Winter marks the end of intensive lawn care in most places. As the temperature of the air drops, the lawn’s cravings to grow do as well.
Most strains of grass will turn dormant throughout the winter and stop growing. They will do just enough to stay alive, but that’s about it.
Since the grass isn’t growing, you don’t need to cut it as often. Nor should you worry about what you do with it during this time.
You’d like to put it out of your mind for the next few months. It will be a nice break in comparison to the craziness of summer.
This is almost the exact way you should be thinking. Winter does offer you a nice break from the weekly maintenance that a lawn usually requires.
Don’t forget about it altogether though. Instead, keep an eye on it throughout the next 3 to 5 months to make sure it grows green and strong again when spring comes.
Throughout the winter, be aware of a few things. Keep the lawn free from debris. This means removing all the leaves from fall, the grass clippings from mowing and any toys, tools or other debris left in the lawn.
Just like leaving food on your teeth without brushing, leaving things on your lawn only hurts it and invites disease. The last few mows you do before winter officially begins, mow it at a couple notches lower than you normally would.
Buzz it so that it won’t smother itself. Watch out for excessive traffic over the next few months.
The more a particular path is consistently trodden, the less likely it will be to grow back the next year. Dormant grass can’t take as much abuse as lively grass.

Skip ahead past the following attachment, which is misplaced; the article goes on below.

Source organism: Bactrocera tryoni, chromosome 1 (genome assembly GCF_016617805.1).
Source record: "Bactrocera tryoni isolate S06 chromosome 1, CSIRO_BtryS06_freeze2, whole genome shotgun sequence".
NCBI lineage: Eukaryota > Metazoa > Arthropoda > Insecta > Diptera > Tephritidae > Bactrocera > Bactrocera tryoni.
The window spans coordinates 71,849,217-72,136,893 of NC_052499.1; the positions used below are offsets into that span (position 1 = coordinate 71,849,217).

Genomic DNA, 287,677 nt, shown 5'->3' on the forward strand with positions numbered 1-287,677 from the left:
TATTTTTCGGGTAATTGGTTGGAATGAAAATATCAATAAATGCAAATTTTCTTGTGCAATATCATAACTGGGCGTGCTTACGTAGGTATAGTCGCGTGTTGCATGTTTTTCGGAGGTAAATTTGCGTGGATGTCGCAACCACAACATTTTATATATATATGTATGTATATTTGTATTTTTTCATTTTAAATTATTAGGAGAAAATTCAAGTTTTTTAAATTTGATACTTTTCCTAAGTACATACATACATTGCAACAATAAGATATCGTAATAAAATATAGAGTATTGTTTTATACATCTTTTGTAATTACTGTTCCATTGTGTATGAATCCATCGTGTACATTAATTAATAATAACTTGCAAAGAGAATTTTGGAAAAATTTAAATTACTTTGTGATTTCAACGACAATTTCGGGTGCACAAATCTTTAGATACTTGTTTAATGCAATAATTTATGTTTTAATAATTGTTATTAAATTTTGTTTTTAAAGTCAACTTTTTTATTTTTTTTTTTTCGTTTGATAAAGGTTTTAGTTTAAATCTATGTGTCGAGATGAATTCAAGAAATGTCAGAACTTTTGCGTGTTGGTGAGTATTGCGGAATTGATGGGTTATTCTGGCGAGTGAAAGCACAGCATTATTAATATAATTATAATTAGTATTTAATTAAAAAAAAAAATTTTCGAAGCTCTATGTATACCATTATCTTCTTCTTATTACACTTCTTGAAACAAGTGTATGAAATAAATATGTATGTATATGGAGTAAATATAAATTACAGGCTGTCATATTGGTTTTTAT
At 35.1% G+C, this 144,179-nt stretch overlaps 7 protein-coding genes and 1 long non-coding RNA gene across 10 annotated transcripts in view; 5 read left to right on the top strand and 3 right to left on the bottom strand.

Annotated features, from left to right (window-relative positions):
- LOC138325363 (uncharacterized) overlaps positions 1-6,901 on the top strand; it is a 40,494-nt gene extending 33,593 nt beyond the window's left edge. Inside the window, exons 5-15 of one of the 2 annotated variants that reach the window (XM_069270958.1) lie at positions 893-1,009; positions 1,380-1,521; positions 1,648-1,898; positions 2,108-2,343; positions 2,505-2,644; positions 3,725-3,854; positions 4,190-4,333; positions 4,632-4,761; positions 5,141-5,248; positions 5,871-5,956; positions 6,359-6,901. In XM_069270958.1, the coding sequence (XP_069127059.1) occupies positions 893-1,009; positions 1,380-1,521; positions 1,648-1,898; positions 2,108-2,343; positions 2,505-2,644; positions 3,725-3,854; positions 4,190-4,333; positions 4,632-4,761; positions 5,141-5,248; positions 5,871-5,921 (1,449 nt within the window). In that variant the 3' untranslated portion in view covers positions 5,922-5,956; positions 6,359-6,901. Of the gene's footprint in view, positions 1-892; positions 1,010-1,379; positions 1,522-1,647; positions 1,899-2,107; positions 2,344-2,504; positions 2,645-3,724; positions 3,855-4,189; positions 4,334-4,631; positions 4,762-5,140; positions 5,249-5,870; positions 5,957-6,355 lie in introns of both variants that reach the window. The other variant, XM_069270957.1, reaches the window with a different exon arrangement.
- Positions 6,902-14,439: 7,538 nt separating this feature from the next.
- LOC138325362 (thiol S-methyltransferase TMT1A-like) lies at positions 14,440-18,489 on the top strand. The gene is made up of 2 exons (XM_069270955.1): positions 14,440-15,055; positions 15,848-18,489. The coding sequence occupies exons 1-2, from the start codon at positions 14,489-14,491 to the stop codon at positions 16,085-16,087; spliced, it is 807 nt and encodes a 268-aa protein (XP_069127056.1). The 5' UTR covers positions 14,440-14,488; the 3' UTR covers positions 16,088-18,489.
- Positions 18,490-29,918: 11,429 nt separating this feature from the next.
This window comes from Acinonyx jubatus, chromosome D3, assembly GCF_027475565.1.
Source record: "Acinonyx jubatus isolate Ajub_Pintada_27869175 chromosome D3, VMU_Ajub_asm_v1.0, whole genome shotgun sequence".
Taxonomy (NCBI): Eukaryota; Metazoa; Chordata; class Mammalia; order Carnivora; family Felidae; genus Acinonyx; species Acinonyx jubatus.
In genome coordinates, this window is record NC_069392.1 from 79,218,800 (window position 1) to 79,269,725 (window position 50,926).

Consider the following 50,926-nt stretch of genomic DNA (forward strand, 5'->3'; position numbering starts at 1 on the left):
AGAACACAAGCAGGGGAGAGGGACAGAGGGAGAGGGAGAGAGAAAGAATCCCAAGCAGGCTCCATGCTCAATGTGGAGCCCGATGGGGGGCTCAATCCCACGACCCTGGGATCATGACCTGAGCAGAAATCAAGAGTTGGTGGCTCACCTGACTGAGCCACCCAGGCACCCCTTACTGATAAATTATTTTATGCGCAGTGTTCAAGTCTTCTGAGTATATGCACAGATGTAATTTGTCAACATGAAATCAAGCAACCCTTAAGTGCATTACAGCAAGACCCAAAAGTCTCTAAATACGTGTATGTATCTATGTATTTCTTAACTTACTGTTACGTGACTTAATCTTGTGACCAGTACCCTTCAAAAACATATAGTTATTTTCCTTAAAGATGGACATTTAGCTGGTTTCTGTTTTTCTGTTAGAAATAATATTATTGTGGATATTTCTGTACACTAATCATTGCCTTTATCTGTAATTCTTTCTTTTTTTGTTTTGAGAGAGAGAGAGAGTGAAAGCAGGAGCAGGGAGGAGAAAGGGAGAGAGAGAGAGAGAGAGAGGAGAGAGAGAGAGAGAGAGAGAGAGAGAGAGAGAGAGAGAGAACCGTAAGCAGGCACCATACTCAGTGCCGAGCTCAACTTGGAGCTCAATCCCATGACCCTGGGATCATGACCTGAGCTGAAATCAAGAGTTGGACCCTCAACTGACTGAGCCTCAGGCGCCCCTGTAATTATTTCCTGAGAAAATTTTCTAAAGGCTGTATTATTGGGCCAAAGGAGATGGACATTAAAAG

Anything you do to it during the cold months will have long-term effects when it comes time to wake up again. Don’t let a particular path become a permanent fixture in your lawn.
Encourage people to use the sidewalk as often as possible. If you do see a path developing, ask people to use a new one instead.
Pets can be harder to teach to do this. You don’t usually have to worry about cats when it comes to this.
They are light on their feet and don’t weigh very much period. What you have to watch out for are dogs.
They get into habits of running the same path over and over again, multiple times a day. Those habits have to be broken.
The most you could do is periodically move the location of anything they normally run to—like a house, their toys or outdoor watering bowl. This will trick them into changing their movement patterns and allow your lawn to have a rest.
These tips are brought to you by Weed Pro, experts in lawn care in any season. Weed Pro services can be sought out in Cleveland West, Cleveland East, Akron, and Columbus, OH areas.